- This calculator assumes that none of your long-term capital gains come from collectibles, section 1202 gains or un-recaptured 1250 gains. These types of capital gains are taxed at 28%, 28% and 25% respectively (unless your ordinary income tax bracket is a lower rate).
- Business income or loss (Schedule C & E subject to self-employment taxes)
- Any income or loss as reported on Schedule C. If you have any income reported on Schedule E that is subject to self-employment taxes, that income should be entered here as well.
- Spouse business income or loss (Schedule C & E subject to self-employment taxes)
- Any income or loss as reported on a spouse's Schedule C. If your spouse has any income reported on Schedule E that is subject to self-employment taxes, that income should be entered here as well.
- Income from rentals, royalties, non-qualified annuities, S Corporations and Schedule E (not already included and subject to NIIT)
- This type of investment income is subject to the 3.8% Net Investment Income Tax (NIIT). Generally speaking this is income from any businesses that are passive activities to the taxpayer, and not reported elsewhere (for example, do not include income subject to self-employment taxes). This could include income from rental real estate, royalties, non-qualified annuities, partnerships, S corporations, trusts, etc. There are exceptions and additional rules that can impact whether a particular business or investment income is subject to the NIIT. Please contact your tax professional for additional information.
- Income from rentals, royalties, S Corporations and Schedule E (not already included and not subject to NIIT)
- This is all income from any businesses that are NOT passive activities to the taxpayer, where the taxpayer materially participates, and not reported else where (for example, do not include income subject to self-employment taxes). This amount is not subject to the 3.8% Net Investment Income Tax (NIIT). This could include income from rental real estate, partnerships or S corporations where as long as the income is considered non-passive. There are exceptions and additional rules that can impact whether a particular business or other investment income is subject to the NIIT. Please contact your tax professional for additional information.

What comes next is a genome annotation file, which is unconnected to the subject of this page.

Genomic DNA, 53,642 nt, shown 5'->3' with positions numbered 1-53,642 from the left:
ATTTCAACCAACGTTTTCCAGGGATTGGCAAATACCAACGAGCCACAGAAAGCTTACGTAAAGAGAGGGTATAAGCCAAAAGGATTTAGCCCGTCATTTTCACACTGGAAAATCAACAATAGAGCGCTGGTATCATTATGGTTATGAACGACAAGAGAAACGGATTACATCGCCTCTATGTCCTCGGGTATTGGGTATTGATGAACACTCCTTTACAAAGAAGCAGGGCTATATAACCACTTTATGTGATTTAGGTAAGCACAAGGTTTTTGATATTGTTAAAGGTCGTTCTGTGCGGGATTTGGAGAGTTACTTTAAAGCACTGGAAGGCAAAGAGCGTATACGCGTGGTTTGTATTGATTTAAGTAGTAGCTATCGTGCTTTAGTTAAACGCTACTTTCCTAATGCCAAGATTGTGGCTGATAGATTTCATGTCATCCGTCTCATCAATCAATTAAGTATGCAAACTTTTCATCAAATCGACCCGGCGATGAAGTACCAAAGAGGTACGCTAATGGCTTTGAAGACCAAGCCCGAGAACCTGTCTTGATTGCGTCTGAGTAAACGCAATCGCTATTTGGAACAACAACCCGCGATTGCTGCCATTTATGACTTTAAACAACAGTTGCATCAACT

- Total income
- Total income calculated by adding lines 7 through 21 on your form 1040. For most taxpayers this includes wages, salaries, tips, interest, dividends and gains and losses from a variety of activities.
- Adjusted gross income
- Adjusted gross income (AGI) is calculated by subtracting all deductions from lines 23 through 33 from your total income. AGI is used to calculate many of the qualifying amounts if you itemized your deductions.
- Taxable income
- Your total taxable income is your AGI minus your itemized or standard deduction, and your deduction for exemptions.
- This is the total federal income tax you owe for 2015 before any tax credits.
- Total credits
- Your total tax credits. This amount is subtracted from the total tax amount.
- Total tax after credits
- This is the total federal income tax you will need to pay in 2015.
- Total other taxes
- Any other taxes that you owe for 2015. This includes self-employment tax, alternative minimum tax, and household employment taxes.
- Total tax
- Grand total of your 2015 federal tax bill.
- Total payments
- Total of all tax payments made in 2015. This includes tax withheld from Forms W-2 and 1099, and estimated taxes paid, earned income credit and excess Social Security tax withheld.